Cost to install ballast?

We use local tire service centers. They come to our store with a truck equipped with a tank of mixed liquid. The operator uses a pump to install ballast into the tires as requested and bleeds the air "off" as it is filling. The process usually take 45 minutes per tractor and cost from $50. to $200. Depending on their sizes and mix. The more antifreeze the higher the cost.

How is ballast installed ?
1. The valve stem is removed from the tire. 

2. The air is allowed is escape and the tire goes "nearly" flat, but not so 
much as to "break the seal" around the inside rime of wheel.

3. An adapter fitting is used to connect the tire valve stem to a garden hose 
female end.

4. Antifreeze is then poured or pumped into the tire, followed by water being added by the hose pressure or a pump. This process takes a long long time if done with out a pump and requires constant attention. The air being trapped inside the tire, as it is filling, has to be "bled off" frequently to avoid "too much pressure inside the tire". The liquid displaces the escaping air. The tire is filled to 70%-80% therefore leaving enough air space inside the tire to adjust and change air pressures, to improve traction and to protect the tire. Tire pressures with ballast filled tires should be monitored very carefully to insure that the best traction "roll/shape at the bottom of the tire" is achieved to perform the required task of the tractor. Pressure is usually less than tires without ballast and should be determined by tire professional consulting with the tire specification and manufactures guides.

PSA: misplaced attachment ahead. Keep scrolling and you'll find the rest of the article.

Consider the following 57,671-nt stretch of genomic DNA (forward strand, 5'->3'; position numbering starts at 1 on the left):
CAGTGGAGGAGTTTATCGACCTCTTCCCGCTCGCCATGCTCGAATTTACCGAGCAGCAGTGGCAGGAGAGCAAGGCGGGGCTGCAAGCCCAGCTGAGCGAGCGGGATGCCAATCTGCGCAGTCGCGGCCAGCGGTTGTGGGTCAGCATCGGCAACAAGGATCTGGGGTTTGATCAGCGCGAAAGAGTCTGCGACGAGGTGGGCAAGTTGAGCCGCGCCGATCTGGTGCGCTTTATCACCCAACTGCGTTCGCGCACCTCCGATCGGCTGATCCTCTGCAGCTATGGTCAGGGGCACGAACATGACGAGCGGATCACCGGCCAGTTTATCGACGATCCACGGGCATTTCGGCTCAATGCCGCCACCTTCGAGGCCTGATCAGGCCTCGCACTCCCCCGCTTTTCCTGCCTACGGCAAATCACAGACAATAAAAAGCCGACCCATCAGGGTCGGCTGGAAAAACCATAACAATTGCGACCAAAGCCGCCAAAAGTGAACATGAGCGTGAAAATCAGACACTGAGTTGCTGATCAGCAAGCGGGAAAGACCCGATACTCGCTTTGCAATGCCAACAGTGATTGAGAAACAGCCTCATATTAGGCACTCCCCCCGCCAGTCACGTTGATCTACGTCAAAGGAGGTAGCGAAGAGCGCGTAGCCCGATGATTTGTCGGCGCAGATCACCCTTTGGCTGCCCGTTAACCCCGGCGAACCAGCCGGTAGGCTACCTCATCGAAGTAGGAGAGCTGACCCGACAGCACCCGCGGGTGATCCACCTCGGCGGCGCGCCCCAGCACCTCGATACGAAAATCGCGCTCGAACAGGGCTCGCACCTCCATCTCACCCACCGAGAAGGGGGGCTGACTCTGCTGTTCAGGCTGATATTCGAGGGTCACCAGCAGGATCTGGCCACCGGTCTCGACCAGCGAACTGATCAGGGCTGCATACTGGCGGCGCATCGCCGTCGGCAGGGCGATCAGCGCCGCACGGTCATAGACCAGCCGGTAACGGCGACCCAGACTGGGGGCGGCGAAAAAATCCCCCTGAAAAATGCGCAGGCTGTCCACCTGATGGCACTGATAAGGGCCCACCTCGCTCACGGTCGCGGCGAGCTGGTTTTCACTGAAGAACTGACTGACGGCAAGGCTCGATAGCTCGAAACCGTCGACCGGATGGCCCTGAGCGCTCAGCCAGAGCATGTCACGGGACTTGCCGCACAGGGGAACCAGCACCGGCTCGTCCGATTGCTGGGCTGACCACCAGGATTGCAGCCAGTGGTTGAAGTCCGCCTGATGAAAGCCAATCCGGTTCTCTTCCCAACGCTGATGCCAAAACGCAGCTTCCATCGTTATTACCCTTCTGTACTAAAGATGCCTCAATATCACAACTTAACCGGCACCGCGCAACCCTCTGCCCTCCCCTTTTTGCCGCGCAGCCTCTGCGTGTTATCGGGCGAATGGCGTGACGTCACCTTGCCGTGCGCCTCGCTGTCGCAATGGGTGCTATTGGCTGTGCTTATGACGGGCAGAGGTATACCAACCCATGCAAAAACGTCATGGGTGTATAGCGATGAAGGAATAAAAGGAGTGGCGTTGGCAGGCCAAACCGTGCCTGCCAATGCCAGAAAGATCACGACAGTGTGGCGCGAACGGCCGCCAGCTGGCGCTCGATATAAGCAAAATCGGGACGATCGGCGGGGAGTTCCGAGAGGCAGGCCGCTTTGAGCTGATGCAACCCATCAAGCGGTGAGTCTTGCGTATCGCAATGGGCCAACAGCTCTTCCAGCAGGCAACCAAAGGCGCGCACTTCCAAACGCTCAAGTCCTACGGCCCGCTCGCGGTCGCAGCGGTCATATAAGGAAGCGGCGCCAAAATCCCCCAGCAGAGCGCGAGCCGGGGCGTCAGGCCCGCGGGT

Disadvantages and cautions of adding ballast inside tires